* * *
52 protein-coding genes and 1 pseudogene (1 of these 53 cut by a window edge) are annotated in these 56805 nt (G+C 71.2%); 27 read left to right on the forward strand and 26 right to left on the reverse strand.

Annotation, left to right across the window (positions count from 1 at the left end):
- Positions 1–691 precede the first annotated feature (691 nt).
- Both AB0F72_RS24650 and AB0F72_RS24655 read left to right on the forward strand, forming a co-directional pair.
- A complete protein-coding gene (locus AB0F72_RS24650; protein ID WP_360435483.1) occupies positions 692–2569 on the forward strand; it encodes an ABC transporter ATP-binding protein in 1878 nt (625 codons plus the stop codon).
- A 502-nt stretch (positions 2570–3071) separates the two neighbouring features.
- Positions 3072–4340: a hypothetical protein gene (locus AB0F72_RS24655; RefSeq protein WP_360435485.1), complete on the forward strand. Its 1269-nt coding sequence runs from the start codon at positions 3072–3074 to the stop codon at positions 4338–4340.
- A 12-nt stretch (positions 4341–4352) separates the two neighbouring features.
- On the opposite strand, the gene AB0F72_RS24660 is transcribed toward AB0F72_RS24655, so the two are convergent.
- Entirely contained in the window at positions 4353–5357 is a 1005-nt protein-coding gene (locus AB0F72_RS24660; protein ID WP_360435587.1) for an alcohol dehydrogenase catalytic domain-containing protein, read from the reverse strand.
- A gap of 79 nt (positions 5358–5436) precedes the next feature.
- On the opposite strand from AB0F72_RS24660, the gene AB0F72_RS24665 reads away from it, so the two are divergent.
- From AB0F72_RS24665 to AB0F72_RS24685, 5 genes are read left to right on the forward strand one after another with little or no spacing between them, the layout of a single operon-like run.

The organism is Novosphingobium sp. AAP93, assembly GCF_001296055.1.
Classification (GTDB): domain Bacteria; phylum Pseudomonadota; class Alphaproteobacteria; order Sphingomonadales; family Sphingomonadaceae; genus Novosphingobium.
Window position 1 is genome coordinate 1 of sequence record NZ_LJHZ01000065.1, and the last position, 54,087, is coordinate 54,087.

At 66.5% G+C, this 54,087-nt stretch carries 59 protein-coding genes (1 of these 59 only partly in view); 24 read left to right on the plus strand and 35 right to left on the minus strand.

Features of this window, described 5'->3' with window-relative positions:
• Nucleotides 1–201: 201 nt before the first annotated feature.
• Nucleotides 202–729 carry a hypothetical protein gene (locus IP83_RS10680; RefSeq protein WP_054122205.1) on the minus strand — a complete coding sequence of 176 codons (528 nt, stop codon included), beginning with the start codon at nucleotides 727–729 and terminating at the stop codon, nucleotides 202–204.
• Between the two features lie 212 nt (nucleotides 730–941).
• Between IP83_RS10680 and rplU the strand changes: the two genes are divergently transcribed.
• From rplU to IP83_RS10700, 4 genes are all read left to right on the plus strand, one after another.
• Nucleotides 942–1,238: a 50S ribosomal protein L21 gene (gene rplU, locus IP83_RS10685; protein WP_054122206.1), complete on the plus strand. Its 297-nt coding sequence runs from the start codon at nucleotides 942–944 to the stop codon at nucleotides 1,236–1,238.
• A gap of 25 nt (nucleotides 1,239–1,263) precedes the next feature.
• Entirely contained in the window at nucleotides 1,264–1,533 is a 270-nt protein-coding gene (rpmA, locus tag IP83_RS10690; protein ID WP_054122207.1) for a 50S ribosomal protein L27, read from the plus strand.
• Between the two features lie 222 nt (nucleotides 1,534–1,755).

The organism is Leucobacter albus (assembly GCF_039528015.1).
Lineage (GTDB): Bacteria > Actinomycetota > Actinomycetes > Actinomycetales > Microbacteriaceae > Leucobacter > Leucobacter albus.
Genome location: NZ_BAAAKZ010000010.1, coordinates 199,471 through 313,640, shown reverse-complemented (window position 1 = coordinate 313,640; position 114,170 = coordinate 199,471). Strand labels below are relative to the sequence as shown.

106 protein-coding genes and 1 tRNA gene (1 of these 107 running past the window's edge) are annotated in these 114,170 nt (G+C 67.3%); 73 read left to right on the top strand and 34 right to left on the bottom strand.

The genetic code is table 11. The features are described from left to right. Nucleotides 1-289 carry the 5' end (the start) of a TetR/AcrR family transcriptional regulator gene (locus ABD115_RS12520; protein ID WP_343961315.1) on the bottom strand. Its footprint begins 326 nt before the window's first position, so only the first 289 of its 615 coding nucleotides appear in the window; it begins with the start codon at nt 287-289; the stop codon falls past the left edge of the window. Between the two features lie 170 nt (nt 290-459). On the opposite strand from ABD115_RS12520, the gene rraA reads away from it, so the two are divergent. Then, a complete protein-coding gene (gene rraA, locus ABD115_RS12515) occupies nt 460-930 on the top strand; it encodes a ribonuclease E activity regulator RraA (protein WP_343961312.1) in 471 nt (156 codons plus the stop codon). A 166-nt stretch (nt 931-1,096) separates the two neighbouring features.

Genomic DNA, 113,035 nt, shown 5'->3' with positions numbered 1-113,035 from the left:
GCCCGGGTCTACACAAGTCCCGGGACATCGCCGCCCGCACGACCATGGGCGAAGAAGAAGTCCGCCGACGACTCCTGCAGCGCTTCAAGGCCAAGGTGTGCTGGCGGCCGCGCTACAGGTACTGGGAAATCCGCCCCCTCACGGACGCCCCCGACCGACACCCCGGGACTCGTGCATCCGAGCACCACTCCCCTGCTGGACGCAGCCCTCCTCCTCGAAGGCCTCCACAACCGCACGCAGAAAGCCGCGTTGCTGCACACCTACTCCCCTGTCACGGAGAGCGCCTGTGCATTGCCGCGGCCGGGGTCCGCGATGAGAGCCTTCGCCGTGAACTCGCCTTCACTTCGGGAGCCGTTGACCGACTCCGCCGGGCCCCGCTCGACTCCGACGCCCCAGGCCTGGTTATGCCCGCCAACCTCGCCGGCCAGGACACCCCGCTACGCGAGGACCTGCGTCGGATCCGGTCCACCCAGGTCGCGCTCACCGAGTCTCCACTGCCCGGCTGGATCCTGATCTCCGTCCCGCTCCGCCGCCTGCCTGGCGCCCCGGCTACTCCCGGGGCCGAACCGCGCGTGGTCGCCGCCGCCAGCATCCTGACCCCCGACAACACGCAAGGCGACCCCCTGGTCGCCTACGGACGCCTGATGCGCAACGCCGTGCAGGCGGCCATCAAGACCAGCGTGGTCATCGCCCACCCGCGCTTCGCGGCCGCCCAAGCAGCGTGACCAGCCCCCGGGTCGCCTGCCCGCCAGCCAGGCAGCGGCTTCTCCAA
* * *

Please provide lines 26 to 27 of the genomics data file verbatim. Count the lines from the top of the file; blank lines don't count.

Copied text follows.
• Entirely contained in the window at nucleotides 1,264–1,533 is a 270-nt protein-coding gene (rpmA, locus tag IP83_RS10690; protein ID WP_054122207.1) for a 50S ribosomal protein L27, read from the plus strand.
• Between the two features lie 222 nt (nucleotides 1,534–1,755).